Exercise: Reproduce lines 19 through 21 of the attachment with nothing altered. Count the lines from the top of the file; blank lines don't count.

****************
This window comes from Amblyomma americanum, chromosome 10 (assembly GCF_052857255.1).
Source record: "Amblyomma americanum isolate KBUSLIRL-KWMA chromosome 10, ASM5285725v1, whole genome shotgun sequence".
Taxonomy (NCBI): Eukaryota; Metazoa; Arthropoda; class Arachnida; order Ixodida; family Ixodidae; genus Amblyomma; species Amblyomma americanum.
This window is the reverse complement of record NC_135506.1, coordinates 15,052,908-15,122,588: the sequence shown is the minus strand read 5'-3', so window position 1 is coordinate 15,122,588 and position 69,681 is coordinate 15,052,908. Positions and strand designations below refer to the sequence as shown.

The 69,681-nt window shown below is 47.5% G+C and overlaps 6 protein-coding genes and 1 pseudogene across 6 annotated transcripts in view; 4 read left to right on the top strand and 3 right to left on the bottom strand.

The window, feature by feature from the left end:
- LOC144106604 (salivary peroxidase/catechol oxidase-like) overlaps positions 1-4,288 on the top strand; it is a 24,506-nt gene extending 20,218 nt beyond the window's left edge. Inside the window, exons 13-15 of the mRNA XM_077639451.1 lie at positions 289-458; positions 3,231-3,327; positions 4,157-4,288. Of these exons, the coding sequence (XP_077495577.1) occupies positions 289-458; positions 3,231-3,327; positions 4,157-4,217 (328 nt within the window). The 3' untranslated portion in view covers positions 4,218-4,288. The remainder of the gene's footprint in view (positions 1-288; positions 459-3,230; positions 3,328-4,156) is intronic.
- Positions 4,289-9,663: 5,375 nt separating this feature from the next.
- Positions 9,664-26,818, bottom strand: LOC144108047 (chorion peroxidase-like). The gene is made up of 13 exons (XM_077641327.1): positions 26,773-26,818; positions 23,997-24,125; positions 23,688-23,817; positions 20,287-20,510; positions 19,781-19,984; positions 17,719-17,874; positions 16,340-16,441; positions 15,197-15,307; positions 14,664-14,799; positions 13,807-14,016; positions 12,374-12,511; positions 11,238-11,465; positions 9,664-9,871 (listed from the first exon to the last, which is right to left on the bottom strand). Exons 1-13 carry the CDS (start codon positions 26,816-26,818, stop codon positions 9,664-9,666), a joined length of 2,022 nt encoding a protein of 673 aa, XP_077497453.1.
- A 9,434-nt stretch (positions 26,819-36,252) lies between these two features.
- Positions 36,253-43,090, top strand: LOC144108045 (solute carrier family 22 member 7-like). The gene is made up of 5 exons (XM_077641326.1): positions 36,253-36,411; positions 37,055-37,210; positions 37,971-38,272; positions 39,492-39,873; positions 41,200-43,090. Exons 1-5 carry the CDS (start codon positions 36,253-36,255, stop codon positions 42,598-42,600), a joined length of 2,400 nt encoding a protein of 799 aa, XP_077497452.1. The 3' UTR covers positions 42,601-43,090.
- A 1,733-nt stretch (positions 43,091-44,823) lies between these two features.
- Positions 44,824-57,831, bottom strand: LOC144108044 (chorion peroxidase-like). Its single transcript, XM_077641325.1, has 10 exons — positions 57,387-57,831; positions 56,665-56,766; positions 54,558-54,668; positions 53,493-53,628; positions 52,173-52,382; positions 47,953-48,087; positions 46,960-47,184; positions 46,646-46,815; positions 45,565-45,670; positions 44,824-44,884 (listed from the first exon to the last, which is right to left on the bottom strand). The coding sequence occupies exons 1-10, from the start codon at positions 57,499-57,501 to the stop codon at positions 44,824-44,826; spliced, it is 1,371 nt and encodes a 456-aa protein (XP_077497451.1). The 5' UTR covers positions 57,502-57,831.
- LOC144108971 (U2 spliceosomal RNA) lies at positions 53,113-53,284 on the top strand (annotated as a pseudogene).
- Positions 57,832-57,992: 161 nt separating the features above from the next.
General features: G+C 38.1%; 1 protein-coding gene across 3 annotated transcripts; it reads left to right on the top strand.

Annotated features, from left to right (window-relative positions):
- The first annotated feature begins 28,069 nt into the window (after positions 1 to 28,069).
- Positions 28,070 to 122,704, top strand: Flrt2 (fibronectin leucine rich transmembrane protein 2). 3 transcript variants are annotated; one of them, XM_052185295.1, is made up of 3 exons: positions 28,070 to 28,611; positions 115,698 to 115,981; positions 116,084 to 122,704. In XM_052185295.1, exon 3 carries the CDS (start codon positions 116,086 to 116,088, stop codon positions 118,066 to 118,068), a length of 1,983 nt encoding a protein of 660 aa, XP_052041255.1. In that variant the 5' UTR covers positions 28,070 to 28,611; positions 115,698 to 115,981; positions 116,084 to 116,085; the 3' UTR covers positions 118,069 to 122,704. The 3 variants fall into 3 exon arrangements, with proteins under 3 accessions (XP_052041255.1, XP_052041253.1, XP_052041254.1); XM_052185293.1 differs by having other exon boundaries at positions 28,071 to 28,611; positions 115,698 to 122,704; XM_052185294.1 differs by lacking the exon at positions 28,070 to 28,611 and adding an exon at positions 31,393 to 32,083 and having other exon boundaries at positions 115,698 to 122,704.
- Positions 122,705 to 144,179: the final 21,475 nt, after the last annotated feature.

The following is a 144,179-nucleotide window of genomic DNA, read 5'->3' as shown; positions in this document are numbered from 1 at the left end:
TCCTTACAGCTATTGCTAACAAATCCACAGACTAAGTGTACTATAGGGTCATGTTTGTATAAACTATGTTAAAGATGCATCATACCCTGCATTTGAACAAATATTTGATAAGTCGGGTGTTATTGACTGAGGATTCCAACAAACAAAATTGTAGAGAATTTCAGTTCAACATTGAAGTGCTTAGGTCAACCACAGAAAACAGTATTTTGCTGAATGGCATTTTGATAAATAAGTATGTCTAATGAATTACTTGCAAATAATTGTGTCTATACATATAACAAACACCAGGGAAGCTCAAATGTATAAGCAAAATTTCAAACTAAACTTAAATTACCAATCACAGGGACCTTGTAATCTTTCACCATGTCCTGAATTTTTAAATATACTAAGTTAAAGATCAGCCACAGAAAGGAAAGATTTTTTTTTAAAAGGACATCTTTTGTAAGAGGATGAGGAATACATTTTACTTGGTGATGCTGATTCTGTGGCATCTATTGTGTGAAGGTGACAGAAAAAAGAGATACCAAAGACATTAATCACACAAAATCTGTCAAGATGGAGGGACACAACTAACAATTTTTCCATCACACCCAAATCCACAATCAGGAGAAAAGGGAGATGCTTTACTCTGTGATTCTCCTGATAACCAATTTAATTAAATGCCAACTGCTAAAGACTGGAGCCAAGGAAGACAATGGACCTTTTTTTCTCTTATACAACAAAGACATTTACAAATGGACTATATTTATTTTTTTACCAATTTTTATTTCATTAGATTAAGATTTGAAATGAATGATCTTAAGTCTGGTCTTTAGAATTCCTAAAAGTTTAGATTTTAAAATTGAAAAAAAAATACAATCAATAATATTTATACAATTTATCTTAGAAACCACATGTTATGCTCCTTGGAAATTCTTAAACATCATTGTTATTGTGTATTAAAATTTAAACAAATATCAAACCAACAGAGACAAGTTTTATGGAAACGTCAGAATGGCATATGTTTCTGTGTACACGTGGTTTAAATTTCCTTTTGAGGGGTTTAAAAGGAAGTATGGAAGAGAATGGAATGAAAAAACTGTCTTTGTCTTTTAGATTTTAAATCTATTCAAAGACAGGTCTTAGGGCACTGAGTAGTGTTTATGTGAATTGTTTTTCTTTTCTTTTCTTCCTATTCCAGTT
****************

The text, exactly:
- Positions 28,070 to 122,704, top strand: Flrt2 (fibronectin leucine rich transmembrane protein 2). 3 transcript variants are annotated; one of them, XM_052185295.1, is made up of 3 exons: positions 28,070 to 28,611; positions 115,698 to 115,981; positions 116,084 to 122,704. In XM_052185295.1, exon 3 carries the CDS (start codon positions 116,086 to 116,088, stop codon positions 118,066 to 118,068), a length of 1,983 nt encoding a protein of 660 aa, XP_052041255.1. In that variant the 5' UTR covers positions 28,070 to 28,611; positions 115,698 to 115,981; positions 116,084 to 116,085; the 3' UTR covers positions 118,069 to 122,704. The 3 variants fall into 3 exon arrangements, with proteins under 3 accessions (XP_052041255.1, XP_052041253.1, XP_052041254.1); XM_052185293.1 differs by having other exon boundaries at positions 28,071 to 28,611; positions 115,698 to 122,704; XM_052185294.1 differs by lacking the exon at positions 28,070 to 28,611 and adding an exon at positions 31,393 to 32,083 and having other exon boundaries at positions 115,698 to 122,704.
- Positions 122,705 to 144,179: the final 21,475 nt, after the last annotated feature.

The following is a 144,179-nucleotide window of genomic DNA, read 5'->3' as shown; positions in this document are numbered from 1 at the left end: